Former president Donald Trump has repeatedly asserted a legally dubious claim that he declassified sensitive documents at his Mar-a-Lago property before he left the White House after losing the 2020 presidential election.
But he admitted, on a tape, six months after leaving office, that a document in his possession was “classified”, “highly confidential” and “secret information”. He admitted, on tape, that he could declassify such documents as president, but now that he is out of office, “I can’t.”
The recording from July 2021 was in possession of federal prosecutors investigating the former president’s alleged mishandling of hundreds of documents bearing classification markings found in boxes at his Florida home, and whether he lied to authorities and his attorneys about the records he was keeping.
A transcript of the recording first reported by CNN and revealed in a sweeping federal indictment is expected to be a central piece of evidence in a federal case against the former president, who faces 37 counts in a document unsealed on 9 June.
The recording also appears to contradict his ongoing, bogus claims about documents in his possession, as he rails against the federal “witch hunt” against him, among a long list of criminal charges, lawsuits and other legal actions he faces in courtrooms across the country.
Last year, he told Fox News host Sean Hannity that he could declassify sensitive material by thinking about it.
“If you’re the president of the United States, you can declassify just by saying it’s declassified – even by thinking about it,” he said. “Because you’re sending it to Mar-a-Lago or wherever you’re sending it. There doesn’t have to be a process. There can be a process, but there doesn’t have to be.”
In an appearance on Fox News with Hannity last week, the former president dismissed reports of the tape.
“All I know is this: everything I did was right,” he said.
By July 2021, officials at the National Archives and Records Administration had already spent several weeks urging Mr Trump to return documents they believed he had in his possession, culminating in a federal law enforcement search of Mar-a-Lago in August 2022.
The recording appears to have taken place at Mr Trump’s resort in Bedminster, New Jersey, alongside two people working with his former chief of staff Mark Meadows on his memoir from his time in the administration. Aides for Mr Trump, including communications specialist Margo Martin, also were reportedly present.
Ms Martin was reportedly asked about the recording during a grand jury appearance in the case.
A transcript of the recording suggests that the former president was showing the document to people in the room. The file allegedly involves a US Department of Defense report involving an attack on Iran.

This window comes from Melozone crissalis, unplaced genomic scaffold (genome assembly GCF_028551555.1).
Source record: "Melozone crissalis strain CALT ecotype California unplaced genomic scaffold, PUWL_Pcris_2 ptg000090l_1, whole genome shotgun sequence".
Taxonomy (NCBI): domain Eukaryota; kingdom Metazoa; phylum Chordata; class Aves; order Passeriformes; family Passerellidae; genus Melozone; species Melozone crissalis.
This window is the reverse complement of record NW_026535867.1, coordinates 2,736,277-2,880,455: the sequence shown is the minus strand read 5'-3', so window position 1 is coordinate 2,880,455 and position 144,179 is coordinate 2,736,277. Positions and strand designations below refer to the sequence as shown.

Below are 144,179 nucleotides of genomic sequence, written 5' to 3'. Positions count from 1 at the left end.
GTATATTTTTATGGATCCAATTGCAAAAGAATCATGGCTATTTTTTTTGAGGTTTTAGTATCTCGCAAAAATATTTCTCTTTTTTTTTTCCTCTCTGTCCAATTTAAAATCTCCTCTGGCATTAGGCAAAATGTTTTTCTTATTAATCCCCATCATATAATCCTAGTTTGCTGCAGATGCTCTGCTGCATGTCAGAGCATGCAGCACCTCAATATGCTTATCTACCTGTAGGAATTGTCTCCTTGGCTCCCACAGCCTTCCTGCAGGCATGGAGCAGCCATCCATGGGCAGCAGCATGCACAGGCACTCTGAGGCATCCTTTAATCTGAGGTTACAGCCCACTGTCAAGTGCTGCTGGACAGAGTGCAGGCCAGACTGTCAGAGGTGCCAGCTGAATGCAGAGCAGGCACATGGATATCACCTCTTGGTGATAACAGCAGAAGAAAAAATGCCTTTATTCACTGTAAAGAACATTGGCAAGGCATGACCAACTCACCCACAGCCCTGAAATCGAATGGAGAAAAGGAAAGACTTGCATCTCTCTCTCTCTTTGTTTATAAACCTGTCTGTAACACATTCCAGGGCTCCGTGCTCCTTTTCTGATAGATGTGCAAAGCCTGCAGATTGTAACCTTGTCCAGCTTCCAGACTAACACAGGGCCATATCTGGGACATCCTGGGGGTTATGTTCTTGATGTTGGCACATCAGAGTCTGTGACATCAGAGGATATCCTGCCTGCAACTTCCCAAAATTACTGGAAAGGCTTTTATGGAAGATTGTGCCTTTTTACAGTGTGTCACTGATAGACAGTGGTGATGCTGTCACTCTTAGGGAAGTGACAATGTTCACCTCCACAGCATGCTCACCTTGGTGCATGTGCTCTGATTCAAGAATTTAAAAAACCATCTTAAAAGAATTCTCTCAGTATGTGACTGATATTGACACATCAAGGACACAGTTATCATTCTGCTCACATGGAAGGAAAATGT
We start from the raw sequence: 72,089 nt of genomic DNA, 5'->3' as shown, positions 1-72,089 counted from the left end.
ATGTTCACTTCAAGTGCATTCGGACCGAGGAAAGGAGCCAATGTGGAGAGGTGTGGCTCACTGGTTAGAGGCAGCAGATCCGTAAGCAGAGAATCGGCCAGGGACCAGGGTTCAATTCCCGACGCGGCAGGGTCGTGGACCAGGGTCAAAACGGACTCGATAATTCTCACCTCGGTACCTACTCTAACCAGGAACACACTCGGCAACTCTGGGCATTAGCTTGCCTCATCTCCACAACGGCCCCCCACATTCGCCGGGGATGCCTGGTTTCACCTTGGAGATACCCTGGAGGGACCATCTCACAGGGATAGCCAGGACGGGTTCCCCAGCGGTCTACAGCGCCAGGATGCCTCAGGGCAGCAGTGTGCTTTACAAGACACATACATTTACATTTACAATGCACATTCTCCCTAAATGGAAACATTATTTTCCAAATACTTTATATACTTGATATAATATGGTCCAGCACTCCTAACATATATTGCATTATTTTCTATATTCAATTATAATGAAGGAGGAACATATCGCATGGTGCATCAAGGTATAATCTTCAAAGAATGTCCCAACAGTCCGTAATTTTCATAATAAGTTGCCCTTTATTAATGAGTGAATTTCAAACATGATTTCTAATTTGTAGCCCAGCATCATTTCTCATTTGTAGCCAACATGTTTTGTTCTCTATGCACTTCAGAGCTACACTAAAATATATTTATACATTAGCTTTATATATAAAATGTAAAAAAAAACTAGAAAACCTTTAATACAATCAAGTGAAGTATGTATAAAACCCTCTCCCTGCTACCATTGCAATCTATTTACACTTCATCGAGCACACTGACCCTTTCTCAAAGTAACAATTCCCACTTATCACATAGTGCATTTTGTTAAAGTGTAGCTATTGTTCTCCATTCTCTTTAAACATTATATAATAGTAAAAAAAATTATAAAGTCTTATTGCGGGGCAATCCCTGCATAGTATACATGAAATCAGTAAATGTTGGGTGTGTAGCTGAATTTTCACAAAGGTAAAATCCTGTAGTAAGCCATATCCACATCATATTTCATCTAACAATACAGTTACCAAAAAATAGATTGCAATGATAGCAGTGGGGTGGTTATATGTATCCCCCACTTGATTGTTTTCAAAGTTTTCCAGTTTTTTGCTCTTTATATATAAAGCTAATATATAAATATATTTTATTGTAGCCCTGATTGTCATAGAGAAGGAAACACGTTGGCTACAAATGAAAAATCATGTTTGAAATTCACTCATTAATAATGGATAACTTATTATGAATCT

“Secret. This is secret information. Look, look at this,” he said at one point, according to the transcript. “This was done by the military and given to me.”
The meeting followed The New Yorker’s publication of a story from Susan Glasser detailing how, in the final days of Mr Trump’s presidency, his chairman of the Joint Chiefs of Staff General Mark Milley had instructed his team to prevent Mr Trump from launching a strike that could trigger a war.
Mr Trump reportedly sought to use the document to discredit Mr Milley’s warnings and undermine reports that Mr Milley pushed back against an increasingly erratic president in the finals days of the administration, but the document reportedly was drafted much earlier in Mr Trump’s administration under then-Joint Chiefs chairman Joseph Dunford.
“Well, with Milley – uh, let me see that, I’ll show you an example. He said that I wanted to attack Iran. Isn’t that amazing? I have a big pile of papers, this thing just came up. Look. This was him,” Mr Trump said, according to the transcript.
“They presented me this – this is off the record, but – they presented me this,” he added. “This was him. This was the Defense Department and him. We looked at some. This was him. This wasn’t done by me, this was him.”
Later, he said there was “all sorts of stuff – pages long.”
“Wait a minute, let’s see here,” he continued. “I just found, isn’t that amazing? This totally wins my case, you know. Except it is like, highly confidential. Secret. This is secret information. Look, look at this.”
“Secret” and “confidential” are among classification markings for sensitive government documents.
Mr Trump is charged with 31 of 38 counts under a section of the Espionage Act that prohibits “gathering, transmitting or losing” any “information respecting the national defence”.
The use of Section 793, which does not make reference to classified information, is likely intended to undercut Mr Trump’s attempts to claim that he declassified such documents before moving them to his Florida home. That statute is written in a way that could encompass Mr Trump’s conduct even if he was authorised to possess the information as president.
It states that anyone who “lawfully having possession of, access to, control over, or being entrusted with any document … relating to the national defence” and “willfully” transmits such information in any way can face a prison sentence of up to 10 years.
For an additional conviction on a charge of obstruction, prosecutors must prove whether he knowingly kept documents from authorities and willfully defied the Justice Department’s subpoena for documents in his possession. A conviction includes a penalty of up to 20 years in prison.
The investigation is one of two helmed by special counsel Jack Smith, who was appointed by US Attorney General Merrick Garland to lead a probe into the documents and Mr Trump’s role in the January 6 attempt to subvert the 2020 presidential election.